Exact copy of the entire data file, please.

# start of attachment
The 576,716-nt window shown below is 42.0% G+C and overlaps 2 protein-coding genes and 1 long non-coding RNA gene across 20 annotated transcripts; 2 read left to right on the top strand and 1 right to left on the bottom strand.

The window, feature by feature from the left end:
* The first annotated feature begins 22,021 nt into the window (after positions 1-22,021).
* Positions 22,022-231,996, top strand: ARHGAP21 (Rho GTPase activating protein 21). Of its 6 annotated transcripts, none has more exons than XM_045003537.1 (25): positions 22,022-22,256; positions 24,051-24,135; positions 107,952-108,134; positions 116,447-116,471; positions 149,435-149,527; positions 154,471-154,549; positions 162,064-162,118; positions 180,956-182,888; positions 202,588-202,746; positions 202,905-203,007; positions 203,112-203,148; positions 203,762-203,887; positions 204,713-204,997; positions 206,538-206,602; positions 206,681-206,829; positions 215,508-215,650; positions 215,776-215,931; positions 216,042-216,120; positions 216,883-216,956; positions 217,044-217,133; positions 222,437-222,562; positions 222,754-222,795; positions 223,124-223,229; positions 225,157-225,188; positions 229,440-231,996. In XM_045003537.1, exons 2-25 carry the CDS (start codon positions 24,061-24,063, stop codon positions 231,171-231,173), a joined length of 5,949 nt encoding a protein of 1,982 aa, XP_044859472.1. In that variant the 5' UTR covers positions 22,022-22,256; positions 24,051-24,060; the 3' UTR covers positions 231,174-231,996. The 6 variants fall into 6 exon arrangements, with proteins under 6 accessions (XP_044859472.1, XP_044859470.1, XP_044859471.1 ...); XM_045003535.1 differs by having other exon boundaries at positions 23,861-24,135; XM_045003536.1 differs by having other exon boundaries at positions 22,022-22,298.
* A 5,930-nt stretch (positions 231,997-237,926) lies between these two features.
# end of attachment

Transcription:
The 576,716-nt window shown below is 42.0% G+C and overlaps 2 protein-coding genes and 1 long non-coding RNA gene across 20 annotated transcripts; 2 read left to right on the top strand and 1 right to left on the bottom strand.

The window, feature by feature from the left end:
* The first annotated feature begins 22,021 nt into the window (after positions 1-22,021).
* Positions 22,022-231,996, top strand: ARHGAP21 (Rho GTPase activating protein 21). Of its 6 annotated transcripts, none has more exons than XM_045003537.1 (25): positions 22,022-22,256; positions 24,051-24,135; positions 107,952-108,134; positions 116,447-116,471; positions 149,435-149,527; positions 154,471-154,549; positions 162,064-162,118; positions 180,956-182,888; positions 202,588-202,746; positions 202,905-203,007; positions 203,112-203,148; positions 203,762-203,887; positions 204,713-204,997; positions 206,538-206,602; positions 206,681-206,829; positions 215,508-215,650; positions 215,776-215,931; positions 216,042-216,120; positions 216,883-216,956; positions 217,044-217,133; positions 222,437-222,562; positions 222,754-222,795; positions 223,124-223,229; positions 225,157-225,188; positions 229,440-231,996. In XM_045003537.1, exons 2-25 carry the CDS (start codon positions 24,061-24,063, stop codon positions 231,171-231,173), a joined length of 5,949 nt encoding a protein of 1,982 aa, XP_044859472.1. In that variant the 5' UTR covers positions 22,022-22,256; positions 24,051-24,060; the 3' UTR covers positions 231,174-231,996. The 6 variants fall into 6 exon arrangements, with proteins under 6 accessions (XP_044859472.1, XP_044859470.1, XP_044859471.1 ...); XM_045003535.1 differs by having other exon boundaries at positions 23,861-24,135; XM_045003536.1 differs by having other exon boundaries at positions 22,022-22,298.
* A 5,930-nt stretch (positions 231,997-237,926) lies between these two features.